Wei Te-sheng (魏德聖), director of the hit film Cape No. 7 (海角七號), said he was ready for his film to be a contender for Oscar for Best Foreign Language Film, despite “a bit of a worry” about what the film’s overseas reaction would be.
“I am a little worried [how] the film [will be viewed] overseas. But, it’s OK. Everything is set. [We] should get onto the battlefield when the time comes,” Wei said.
Cape No. 7 is the most successful movie in Taiwan in years, grossing more than NT$231 million (US$6.9 million) since its release on Aug. 22.
In August, Cape No. 7 became a contender for the Academy Award for Best Foreign Language Film, which was first awarded in 1957.
To showcase the film on the international stage, the Executive Yuan yesterday played the film at the Government Information Office for foreign media correspondents stationed in Taiwan, followed by a press conference with Wei and the film’s main actors.
In a written introduction for the film’s Oscar bid, Wei said: “I hope that my movie will have the power to awaken childlike dreams.”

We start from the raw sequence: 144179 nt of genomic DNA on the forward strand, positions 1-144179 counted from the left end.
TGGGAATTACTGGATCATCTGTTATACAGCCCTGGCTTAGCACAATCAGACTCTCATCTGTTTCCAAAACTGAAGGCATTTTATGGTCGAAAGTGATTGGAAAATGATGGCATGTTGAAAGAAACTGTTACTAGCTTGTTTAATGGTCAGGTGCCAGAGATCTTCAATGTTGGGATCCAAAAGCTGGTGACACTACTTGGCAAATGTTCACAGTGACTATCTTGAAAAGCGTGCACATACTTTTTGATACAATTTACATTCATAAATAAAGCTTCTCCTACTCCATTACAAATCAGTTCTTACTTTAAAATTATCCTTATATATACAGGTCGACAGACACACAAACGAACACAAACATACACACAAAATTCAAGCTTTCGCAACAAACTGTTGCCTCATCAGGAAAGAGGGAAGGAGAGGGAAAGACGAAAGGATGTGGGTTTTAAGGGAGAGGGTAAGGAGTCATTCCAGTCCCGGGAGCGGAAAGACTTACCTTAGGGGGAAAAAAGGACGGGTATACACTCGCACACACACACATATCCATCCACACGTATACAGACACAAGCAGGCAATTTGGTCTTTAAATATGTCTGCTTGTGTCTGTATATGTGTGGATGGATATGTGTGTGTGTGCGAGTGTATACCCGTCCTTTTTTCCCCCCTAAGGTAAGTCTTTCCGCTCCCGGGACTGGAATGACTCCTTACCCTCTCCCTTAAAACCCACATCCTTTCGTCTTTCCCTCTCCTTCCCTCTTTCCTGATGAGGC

“In every small town like Hengchun (恆春) [where the story takes place] turmoil and stillness alternate, and in every old love letter as well, we hope to find our own youthful dreams of music, our dreams of love,” he said. “Although the search might be transient and lead to regrets and frustration, and although the quest might make us feel tired, it is also pleasant and worthwhile. In the end, this is what truly matters, what is of the utmost value — being proud of it and wanting to talk about it for the rest of your life is a truly wonderful thing.”
The film is about a failed rock musician who returns to his hometown and ends up playing as the opening act for a Japanese pop star and falling in love with a Japanese publicist.
A voice-over also tells the story of a Japanese man who fell in love with a Taiwanese woman, reading from love letters written by the man just after the end of World War II.